Product Reviews

Cosmopolitan R-Evolution

This product was tested and reviewed by Todd of A Cooking Dad.

When asked if I was interested in molecular gastronomy and if I wanted to review a product from I couldn’t believe my luck. I had actually been eyeing their products for some time. I almost got a chemistry degree so maybe this is just my chemistry geek coming out. I was very excited and even started planning out what I was going to make before the kit even came.

So what is molecular gastronomy? Molecular gastronomy is the study of physical and chemical transformations of ingredients that occur while cooking. It doesn’t always, but can use non-traditional equipment and ingredients like dry ice, CO2, sodium alginate, agar-agar, and many others. They are used to make the food gel, foam, or cook differently to produce different effects. The intent is to make something that not only tastes good but is also a work of art.

When the kit actually arrived I have to admit I was a little disappointed. I was hoping to get the Cuisine R-Evolution which was designed to do foods and desserts, but I received the Cosmopolitan R-Evolution which was targeted at making Cosmopolitans. I am not a big cocktail drinker and I don’t think I have ever even tasted a Cosmopolitan before. After looking over the kit and researching it a little more, I realized I had no reason to be disappointed.

The first thing that struck me when looking over the Cosmopolitan R-Evolution was how beautiful it was. The packaging and photographs were both very attractive. The chemicals were all in small premeasured packets and it included several other tools needed for the techniques. The recipe booklet had recipes for three different cosmopolitans that used three different molecular gastronomy techniques (emulsification, spherification, and reverse-spherification). Each also had a small section where it explained the chemistry of the technique and a section of frequently asked questions.

The Cosmopolitan R-Evolution is basically just a smaller version of the Cuisine R-Evolution. It is missing a few of the food additives that are in the larger kit but still contains three additives that can be used for three different molecular gastronomy techniques. It also does not contain their DVD that shows 50 recipes but their website has recipes and videos for over 25 different things. By using both the kit and the website I would have no problem making some items other than cosmopolitans.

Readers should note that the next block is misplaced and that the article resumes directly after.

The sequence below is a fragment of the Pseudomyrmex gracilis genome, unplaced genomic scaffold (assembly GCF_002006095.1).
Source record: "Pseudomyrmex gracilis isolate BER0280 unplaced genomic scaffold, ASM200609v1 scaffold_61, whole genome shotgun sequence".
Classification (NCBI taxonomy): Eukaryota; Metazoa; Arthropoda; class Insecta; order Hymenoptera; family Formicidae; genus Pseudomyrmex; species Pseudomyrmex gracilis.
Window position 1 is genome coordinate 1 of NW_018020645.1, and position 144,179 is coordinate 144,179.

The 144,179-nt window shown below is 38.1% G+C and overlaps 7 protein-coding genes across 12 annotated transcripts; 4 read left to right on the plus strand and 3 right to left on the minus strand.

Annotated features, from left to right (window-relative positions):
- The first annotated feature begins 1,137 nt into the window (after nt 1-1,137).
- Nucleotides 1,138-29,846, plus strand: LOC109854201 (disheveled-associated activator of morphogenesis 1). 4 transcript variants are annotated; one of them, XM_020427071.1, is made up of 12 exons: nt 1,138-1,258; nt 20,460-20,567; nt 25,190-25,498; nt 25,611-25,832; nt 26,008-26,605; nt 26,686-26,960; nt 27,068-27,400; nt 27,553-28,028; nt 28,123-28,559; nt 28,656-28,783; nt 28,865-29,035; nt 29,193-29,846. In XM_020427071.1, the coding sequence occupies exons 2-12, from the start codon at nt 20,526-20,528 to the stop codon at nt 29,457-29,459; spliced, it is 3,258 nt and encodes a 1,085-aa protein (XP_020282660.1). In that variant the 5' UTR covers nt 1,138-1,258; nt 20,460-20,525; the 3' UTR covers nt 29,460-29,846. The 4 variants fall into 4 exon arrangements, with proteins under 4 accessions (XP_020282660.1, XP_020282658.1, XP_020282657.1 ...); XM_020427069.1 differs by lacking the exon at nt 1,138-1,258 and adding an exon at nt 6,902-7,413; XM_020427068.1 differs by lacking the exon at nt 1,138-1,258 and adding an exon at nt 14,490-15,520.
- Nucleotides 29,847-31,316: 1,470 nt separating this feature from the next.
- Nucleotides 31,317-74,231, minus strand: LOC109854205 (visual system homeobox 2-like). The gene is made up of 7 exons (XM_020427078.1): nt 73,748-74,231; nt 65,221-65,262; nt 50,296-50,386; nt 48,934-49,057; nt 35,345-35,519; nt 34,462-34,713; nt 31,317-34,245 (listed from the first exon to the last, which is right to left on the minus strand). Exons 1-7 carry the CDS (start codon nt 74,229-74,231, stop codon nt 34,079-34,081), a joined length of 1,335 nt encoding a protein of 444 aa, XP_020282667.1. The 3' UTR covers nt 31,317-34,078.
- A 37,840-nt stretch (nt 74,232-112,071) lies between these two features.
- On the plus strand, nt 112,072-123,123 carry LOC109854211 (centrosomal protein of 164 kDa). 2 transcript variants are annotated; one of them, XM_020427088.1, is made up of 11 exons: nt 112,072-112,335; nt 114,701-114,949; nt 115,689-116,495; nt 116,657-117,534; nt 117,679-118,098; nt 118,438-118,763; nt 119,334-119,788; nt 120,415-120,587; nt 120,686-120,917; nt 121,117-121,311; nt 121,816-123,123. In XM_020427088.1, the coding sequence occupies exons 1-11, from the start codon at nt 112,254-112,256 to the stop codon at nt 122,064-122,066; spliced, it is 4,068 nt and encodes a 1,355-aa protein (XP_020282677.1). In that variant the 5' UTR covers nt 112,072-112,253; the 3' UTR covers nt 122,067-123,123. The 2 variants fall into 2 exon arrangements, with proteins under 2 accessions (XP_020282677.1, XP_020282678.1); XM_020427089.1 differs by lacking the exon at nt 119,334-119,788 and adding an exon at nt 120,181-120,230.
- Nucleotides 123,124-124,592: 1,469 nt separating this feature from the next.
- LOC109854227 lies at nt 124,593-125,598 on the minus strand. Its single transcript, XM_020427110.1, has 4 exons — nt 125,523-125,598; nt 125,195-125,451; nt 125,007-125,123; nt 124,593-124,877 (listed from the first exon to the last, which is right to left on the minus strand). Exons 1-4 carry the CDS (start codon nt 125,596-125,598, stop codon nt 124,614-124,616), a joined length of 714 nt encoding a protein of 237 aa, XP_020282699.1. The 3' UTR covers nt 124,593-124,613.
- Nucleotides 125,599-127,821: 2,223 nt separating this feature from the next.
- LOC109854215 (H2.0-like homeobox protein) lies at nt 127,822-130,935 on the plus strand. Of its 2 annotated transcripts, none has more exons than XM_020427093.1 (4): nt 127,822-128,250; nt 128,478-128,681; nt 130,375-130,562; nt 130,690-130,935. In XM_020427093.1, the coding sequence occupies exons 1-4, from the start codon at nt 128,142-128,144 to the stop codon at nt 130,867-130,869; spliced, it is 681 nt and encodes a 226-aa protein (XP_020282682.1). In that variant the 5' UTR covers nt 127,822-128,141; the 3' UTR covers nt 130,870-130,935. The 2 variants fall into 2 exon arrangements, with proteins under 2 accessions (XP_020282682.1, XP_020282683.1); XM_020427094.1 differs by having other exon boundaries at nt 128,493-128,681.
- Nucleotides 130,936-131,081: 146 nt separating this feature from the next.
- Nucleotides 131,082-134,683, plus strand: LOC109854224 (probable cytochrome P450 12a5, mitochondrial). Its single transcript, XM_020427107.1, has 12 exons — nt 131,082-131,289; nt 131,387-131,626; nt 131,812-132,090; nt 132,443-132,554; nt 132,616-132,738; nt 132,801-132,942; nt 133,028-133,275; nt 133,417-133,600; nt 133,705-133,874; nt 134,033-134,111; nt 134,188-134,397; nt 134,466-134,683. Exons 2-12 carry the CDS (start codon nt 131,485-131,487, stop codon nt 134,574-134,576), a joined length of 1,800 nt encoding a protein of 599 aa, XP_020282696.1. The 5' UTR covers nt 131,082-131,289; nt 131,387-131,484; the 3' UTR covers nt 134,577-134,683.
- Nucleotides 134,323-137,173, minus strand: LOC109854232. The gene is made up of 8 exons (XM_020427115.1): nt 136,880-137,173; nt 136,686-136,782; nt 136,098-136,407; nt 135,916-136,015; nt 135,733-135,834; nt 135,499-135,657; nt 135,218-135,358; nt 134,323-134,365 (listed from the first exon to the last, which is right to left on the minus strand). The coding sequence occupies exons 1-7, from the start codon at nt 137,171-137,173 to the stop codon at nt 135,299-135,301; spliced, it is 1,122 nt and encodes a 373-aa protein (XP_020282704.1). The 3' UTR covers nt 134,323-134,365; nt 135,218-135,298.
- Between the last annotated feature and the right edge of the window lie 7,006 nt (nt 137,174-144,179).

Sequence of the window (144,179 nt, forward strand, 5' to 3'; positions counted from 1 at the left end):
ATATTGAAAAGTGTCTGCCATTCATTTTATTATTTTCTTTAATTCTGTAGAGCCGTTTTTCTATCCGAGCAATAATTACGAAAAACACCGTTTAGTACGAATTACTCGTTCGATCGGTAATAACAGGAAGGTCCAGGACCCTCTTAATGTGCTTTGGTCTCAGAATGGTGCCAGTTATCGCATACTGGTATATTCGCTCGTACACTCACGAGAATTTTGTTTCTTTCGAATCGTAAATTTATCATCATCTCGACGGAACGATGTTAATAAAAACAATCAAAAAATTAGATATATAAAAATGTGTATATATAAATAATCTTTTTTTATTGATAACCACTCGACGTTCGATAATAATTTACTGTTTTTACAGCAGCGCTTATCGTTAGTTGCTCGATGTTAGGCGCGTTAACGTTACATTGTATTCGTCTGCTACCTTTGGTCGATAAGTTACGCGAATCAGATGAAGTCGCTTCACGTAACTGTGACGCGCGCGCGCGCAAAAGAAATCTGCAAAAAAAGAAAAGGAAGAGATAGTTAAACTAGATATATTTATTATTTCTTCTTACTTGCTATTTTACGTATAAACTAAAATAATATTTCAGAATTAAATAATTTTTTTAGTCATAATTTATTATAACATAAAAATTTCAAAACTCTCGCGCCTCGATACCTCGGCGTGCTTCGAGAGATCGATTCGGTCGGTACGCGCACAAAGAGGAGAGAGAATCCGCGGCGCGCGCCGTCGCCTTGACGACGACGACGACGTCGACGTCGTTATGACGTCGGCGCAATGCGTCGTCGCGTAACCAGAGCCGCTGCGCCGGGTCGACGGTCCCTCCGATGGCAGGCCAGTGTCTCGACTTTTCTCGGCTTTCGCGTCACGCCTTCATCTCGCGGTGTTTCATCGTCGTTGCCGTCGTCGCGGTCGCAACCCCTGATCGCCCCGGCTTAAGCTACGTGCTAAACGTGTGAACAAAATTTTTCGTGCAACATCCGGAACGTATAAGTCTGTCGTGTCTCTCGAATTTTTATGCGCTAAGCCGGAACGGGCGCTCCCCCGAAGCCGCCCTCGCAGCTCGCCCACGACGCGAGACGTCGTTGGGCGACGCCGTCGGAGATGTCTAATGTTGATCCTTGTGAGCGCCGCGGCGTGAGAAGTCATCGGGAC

The first recipe I tried was from the booklet that came with the kit and was a Cosmopolitan made with Citrus Caviar. This uses a technique called basic spherification. The recipe has you mix some cranberry juice, citrus liqueur, and a packet of sodium alginate. You then use the provided dropper to drip the solution into a calcium bath (made with water and calcium lactate). As soon as the drops hit the calcium bath they form little balls with a thin gel membrane on the outside. You then rinse them off in plain water. The cocktail is made with vodka, citrus liqueur, lime juice, and ice. It is blended into a frozen slushy type drink and then the citrus caviar is added. Like I said earlier, I have never had a cosmopolitan so I am not really sure what it was supposed to taste like, but I enjoyed it. I didn’t really think I would like the floating caviar but they were very tender and released the liquid very easily. The cocktails were also beautiful and sure to impress your guests. The only issue I had with the recipe was that the ingredient list called for white cranberry juice (which I could not find anywhere) but the directions never said to include the white cranberry juice.

I decided to test out the emulsification and reverse-spherification techniques with a dessert from their website. I first made the frozen chocolate wind (emulsification) and topped it with a raspberry ravioli (reverse-spherification) . For some reason my camera decided to corrupt my dessert photos. Maybe it knew they did not turn out like I wanted Smile The dessert actually turned out great but if you ever decide to make the frozen chocolate wind my one hint would be to freeze your plates because it melts in about two seconds. My pictures did not look nearly as nice as the ones on their website.
Overall I loved this product and would recommend it to anyone wanting to play with these techniques. They are a lot of fun and not difficult at all. Unless you are strictly interested in cocktails I would probably opt for the more complete Cuisine R-Evolution but check out all of their kits and you are sure to find something interesting. They have several priced from $29.95 up.

akitchencat's picture
User offline. Last seen 39 weeks 2 days ago. Offline

Joined: 02/27/2013

THAT looks so many kinds of awesome!

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